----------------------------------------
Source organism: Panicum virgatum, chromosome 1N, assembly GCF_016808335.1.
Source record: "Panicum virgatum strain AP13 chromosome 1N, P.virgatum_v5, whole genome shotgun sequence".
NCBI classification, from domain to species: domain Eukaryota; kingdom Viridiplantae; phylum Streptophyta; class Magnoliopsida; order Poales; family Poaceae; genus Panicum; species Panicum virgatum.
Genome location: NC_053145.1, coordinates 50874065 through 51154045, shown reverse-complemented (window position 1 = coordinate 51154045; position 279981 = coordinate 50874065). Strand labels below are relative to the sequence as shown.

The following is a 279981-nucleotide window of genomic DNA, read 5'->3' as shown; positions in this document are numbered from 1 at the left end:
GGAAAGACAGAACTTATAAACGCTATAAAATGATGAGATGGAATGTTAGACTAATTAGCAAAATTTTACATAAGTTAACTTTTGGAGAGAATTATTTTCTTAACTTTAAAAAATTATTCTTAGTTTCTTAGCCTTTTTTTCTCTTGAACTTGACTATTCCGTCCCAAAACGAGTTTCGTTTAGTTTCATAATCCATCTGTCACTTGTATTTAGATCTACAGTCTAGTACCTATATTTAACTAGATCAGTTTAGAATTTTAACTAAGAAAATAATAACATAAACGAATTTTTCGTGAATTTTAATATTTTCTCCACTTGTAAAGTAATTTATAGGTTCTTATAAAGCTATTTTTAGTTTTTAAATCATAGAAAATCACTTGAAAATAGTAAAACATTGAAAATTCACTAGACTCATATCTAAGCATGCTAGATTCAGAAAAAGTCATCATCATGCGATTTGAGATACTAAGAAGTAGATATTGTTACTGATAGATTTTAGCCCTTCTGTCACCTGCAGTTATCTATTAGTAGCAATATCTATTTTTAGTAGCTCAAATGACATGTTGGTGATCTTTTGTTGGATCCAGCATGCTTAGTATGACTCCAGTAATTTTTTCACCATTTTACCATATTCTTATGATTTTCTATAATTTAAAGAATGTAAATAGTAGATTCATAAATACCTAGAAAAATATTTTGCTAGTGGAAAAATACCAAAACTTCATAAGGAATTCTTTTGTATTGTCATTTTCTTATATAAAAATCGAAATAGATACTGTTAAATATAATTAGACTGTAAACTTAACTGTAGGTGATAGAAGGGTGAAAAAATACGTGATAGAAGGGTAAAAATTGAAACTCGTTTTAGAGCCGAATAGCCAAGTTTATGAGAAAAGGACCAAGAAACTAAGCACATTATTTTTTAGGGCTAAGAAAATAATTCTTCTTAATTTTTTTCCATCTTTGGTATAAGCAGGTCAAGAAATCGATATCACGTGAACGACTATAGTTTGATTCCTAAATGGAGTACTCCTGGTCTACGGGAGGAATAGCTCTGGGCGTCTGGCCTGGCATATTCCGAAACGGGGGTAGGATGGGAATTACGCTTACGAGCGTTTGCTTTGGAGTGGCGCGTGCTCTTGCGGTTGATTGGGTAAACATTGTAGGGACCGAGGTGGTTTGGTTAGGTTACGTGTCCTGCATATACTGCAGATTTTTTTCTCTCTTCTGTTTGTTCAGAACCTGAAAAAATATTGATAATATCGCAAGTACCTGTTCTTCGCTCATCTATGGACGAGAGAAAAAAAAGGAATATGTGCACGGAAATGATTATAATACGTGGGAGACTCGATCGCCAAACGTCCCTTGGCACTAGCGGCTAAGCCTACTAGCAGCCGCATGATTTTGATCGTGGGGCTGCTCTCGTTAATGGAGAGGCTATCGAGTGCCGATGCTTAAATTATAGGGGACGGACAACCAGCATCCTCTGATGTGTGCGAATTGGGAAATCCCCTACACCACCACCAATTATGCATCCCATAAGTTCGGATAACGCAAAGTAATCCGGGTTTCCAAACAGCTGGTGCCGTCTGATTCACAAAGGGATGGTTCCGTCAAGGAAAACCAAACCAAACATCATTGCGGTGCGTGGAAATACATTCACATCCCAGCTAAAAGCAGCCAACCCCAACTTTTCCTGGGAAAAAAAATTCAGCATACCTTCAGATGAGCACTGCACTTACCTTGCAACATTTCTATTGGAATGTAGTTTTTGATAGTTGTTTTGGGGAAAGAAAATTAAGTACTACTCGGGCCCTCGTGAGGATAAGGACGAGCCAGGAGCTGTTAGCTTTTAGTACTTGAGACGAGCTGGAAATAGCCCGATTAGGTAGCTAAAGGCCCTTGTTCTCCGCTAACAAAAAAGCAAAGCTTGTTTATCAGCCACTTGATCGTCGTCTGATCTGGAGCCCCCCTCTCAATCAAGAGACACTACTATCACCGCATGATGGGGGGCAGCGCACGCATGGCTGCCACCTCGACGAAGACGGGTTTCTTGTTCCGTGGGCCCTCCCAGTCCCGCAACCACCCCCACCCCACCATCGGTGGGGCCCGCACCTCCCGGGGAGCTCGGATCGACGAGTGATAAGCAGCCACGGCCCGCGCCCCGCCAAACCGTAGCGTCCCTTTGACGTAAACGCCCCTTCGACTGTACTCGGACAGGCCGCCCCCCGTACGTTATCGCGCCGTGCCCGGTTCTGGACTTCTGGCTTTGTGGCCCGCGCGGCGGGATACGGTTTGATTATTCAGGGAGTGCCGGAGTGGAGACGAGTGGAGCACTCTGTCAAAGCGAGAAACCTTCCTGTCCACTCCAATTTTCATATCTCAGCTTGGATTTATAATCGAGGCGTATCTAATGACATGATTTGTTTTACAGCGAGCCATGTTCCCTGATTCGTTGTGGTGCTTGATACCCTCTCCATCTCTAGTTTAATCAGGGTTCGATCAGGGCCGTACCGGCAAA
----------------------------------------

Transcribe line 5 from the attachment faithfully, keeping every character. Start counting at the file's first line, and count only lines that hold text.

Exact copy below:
The following is a 279981-nucleotide window of genomic DNA, read 5'->3' as shown; positions in this document are numbered from 1 at the left end: